Oak Cubes

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ChadS

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Hi, I’m about to begin brewing my first Imperial Stout and am planning on using oak cubes soaked in bourbon. I’ll be making a 5 gallon batch, but my question is how long do you keep the oak chips in the secondary, how much do you use, and do you pour the soaked bourbon in as well or do you drain it from the chips first?

Also, do you add them directly when transferring to secondary or do you add them later on after it’s been in the secondary for awhile? If you do it at the beginning, how do you remove the cubes without contaminating the beer once you’ve reached the desired level of bourbon/oak?

I’m completely new to oak cubes so any advice on how to not ruin my stout would be great!
 

Wagon_6

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I make a bourbon porter every year and love it. I start soaking the cubes in the bourbon in a sealed container on brewday. I “secondary” in the keg, so 3 weeks later i pour the bourbon in the keg and put the cubes in one of those stainless containers that have a screw top. Purge keg and leave it to age at room temp for 3 or 4 weeks.

If you don’t keg, you could put them in a muslin bag in your secondary.
 

cactusgarrett

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Shoot for a few weeks, then start tasting every now and again to get the flavor you want. Overshoot - as in, wait until the oak flavor it a little more than you'd like. I do this because every time i pull a beer from oak when i think it's ready, the oak flavor mellows into a more subtle flavor than i was originally shooting for. The oak flavor will mellow with time. I've found pouring the alcohol in lends too harsh flavors than I'd prefer. I just do the oak, myself. I usually do 4-ish ounces for a bolder beer.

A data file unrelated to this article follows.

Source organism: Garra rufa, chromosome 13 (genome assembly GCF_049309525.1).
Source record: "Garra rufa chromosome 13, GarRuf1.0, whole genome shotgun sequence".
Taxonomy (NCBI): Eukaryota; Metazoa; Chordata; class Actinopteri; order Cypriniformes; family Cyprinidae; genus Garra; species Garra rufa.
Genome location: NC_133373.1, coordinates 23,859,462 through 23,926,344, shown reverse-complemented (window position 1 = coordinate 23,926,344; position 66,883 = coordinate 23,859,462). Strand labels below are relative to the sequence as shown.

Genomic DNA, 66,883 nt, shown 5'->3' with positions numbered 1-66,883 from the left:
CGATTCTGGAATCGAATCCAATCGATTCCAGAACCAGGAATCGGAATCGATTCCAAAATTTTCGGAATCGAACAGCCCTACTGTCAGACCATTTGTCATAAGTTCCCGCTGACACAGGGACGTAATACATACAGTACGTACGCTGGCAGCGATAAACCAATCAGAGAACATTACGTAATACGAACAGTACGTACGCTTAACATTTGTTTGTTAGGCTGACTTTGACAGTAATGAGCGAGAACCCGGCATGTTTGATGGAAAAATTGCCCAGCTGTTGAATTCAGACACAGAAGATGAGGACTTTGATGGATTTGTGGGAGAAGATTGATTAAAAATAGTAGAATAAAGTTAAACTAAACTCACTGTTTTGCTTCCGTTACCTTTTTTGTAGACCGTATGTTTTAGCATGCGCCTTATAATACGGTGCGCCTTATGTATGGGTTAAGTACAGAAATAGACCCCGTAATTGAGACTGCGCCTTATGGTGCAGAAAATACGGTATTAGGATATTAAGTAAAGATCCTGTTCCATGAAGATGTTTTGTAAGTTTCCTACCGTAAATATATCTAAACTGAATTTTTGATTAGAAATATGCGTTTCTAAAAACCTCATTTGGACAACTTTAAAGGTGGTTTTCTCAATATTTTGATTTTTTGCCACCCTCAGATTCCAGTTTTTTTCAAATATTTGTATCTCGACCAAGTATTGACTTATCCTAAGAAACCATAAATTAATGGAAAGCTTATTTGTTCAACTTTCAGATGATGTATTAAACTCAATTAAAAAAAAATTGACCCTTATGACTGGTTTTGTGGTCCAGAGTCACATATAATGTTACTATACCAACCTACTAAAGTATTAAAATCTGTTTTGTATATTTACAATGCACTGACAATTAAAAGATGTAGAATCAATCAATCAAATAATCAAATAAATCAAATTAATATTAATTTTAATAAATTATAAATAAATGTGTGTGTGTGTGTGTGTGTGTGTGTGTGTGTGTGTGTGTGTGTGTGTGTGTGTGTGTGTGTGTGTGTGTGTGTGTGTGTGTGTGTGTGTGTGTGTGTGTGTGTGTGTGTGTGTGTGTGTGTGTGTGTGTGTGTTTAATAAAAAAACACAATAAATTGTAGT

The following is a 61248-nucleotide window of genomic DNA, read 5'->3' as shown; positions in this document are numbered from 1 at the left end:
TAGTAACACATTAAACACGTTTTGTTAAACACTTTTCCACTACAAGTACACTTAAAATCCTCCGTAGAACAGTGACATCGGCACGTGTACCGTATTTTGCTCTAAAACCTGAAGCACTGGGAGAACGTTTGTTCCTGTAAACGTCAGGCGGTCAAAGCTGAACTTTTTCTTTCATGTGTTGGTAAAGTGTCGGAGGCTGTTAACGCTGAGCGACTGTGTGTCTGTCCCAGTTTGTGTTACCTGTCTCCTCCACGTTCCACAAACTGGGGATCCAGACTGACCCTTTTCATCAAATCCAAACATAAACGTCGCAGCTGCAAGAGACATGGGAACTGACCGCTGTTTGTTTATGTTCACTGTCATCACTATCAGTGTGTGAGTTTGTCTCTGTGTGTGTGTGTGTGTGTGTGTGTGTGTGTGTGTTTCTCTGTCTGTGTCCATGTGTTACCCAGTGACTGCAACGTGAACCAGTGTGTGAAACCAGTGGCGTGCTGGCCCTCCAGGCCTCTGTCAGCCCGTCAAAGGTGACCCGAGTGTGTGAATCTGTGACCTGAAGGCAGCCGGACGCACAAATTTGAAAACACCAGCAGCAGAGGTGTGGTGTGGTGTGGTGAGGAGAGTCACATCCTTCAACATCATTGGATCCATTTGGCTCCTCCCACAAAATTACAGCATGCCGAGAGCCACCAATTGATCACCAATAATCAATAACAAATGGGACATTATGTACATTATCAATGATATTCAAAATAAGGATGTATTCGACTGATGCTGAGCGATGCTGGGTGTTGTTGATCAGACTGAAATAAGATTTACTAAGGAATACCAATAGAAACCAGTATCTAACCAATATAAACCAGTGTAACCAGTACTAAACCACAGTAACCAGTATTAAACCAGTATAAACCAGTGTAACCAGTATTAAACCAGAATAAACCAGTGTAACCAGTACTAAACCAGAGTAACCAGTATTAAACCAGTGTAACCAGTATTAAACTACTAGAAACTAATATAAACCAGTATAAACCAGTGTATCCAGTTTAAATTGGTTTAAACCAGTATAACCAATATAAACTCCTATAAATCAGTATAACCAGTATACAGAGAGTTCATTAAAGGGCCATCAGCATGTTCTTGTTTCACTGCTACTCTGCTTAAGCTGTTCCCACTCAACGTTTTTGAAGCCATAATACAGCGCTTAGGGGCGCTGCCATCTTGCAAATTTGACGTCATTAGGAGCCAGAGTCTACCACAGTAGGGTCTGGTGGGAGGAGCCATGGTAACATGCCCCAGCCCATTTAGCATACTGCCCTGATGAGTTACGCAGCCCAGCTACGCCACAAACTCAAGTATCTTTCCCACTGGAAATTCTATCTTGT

There is no need for a secondary vessel (under "typical" circumstances), so that can be removed from consideration. Add the oak to the primary after fermentation has subsided (steady gravity readings), then rack the beer into your packaging vessels as typical.
 

Jag75

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I did 3or4 ounces I think in 5 gallons for 5 days. It was a little too much of the oak barrel taste. I do think it's starting to lighten up a tad though.
 

CascadesBrewer

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Watching this thread as I have the same types of questions. I need to figure out what beer I am going to age (Oatmeal Stout?, Milk Stout?, Russian Imperial Stout?). I recently picked up a bag of oak cubes to try out. I am a huge fan of Bourbon Barrel Imperial Stouts.
 

cactusgarrett

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Keep in mind the kind of oak and the level of toast matters - aging on French light toast is completely different than Hungarian medium toast.
 
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